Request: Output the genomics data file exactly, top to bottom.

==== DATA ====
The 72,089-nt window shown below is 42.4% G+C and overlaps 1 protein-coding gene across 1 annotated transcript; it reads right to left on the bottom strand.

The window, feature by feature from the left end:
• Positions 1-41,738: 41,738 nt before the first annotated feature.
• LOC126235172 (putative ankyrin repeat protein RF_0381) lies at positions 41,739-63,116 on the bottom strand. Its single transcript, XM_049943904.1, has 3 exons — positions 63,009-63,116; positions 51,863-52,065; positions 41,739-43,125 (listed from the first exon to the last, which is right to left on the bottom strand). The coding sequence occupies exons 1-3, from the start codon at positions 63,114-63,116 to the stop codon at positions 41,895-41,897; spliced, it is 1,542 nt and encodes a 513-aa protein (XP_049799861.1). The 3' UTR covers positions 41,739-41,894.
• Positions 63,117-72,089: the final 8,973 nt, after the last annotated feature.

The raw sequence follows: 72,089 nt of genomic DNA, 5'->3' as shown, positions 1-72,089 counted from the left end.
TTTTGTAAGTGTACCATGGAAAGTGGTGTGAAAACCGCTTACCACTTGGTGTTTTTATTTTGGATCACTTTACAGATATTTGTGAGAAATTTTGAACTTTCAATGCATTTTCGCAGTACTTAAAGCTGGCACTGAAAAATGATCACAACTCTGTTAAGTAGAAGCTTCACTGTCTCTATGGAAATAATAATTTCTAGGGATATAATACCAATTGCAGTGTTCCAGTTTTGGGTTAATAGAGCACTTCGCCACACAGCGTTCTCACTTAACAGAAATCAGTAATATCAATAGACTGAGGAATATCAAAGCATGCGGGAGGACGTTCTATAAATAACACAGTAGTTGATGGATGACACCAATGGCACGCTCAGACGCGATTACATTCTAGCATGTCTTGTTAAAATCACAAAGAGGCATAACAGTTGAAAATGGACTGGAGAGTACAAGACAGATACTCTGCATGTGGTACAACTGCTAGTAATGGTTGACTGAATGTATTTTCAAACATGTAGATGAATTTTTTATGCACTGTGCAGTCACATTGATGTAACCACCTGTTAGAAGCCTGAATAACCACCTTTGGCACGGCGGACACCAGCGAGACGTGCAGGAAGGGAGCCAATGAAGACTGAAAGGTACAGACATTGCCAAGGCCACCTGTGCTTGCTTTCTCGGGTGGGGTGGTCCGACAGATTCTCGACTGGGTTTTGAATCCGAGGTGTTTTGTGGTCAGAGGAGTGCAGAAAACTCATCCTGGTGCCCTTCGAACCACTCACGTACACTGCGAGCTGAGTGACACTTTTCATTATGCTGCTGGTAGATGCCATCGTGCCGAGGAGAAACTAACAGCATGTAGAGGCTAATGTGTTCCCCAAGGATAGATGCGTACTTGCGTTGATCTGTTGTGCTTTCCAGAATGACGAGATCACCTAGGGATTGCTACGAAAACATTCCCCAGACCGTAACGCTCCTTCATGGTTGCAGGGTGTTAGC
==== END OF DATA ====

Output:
The 72,089-nt window shown below is 42.4% G+C and overlaps 1 protein-coding gene across 1 annotated transcript; it reads right to left on the bottom strand.

The window, feature by feature from the left end:
• Positions 1-41,738: 41,738 nt before the first annotated feature.
• LOC126235172 (putative ankyrin repeat protein RF_0381) lies at positions 41,739-63,116 on the bottom strand. Its single transcript, XM_049943904.1, has 3 exons — positions 63,009-63,116; positions 51,863-52,065; positions 41,739-43,125 (listed from the first exon to the last, which is right to left on the bottom strand). The coding sequence occupies exons 1-3, from the start codon at positions 63,114-63,116 to the stop codon at positions 41,895-41,897; spliced, it is 1,542 nt and encodes a 513-aa protein (XP_049799861.1). The 3' UTR covers positions 41,739-41,894.
• Positions 63,117-72,089: the final 8,973 nt, after the last annotated feature.

The raw sequence follows: 72,089 nt of genomic DNA, 5'->3' as shown, positions 1-72,089 counted from the left end.
TTTTGTAAGTGTACCATGGAAAGTGGTGTGAAAACCGCTTACCACTTGGTGTTTTTATTTTGGATCACTTTACAGATATTTGTGAGAAATTTTGAACTTTCAATGCATTTTCGCAGTACTTAAAGCTGGCACTGAAAAATGATCACAACTCTGTTAAGTAGAAGCTTCACTGTCTCTATGGAAATAATAATTTCTAGGGATATAATACCAATTGCAGTGTTCCAGTTTTGGGTTAATAGAGCACTTCGCCACACAGCGTTCTCACTTAACAGAAATCAGTAATATCAATAGACTGAGGAATATCAAAGCATGCGGGAGGACGTTCTATAAATAACACAGTAGTTGATGGATGACACCAATGGCACGCTCAGACGCGATTACATTCTAGCATGTCTTGTTAAAATCACAAAGAGGCATAACAGTTGAAAATGGACTGGAGAGTACAAGACAGATACTCTGCATGTGGTACAACTGCTAGTAATGGTTGACTGAATGTATTTTCAAACATGTAGATGAATTTTTTATGCACTGTGCAGTCACATTGATGTAACCACCTGTTAGAAGCCTGAATAACCACCTTTGGCACGGCGGACACCAGCGAGACGTGCAGGAAGGGAGCCAATGAAGACTGAAAGGTACAGACATTGCCAAGGCCACCTGTGCTTGCTTTCTCGGGTGGGGTGGTCCGACAGATTCTCGACTGGGTTTTGAATCCGAGGTGTTTTGTGGTCAGAGGAGTGCAGAAAACTCATCCTGGTGCCCTTCGAACCACTCACGTACACTGCGAGCTGAGTGACACTTTTCATTATGCTGCTGGTAGATGCCATCGTGCCGAGGAGAAACTAACAGCATGTAGAGGCTAATGTGTTCCCCAAGGATAGATGCGTACTTGCGTTGATCTGTTGTGCTTTCCAGAATGACGAGATCACCTAGGGATTGCTACGAAAACATTCCCCAGACCGTAACGCTCCTTCATGGTTGCAGGGTGTTAGC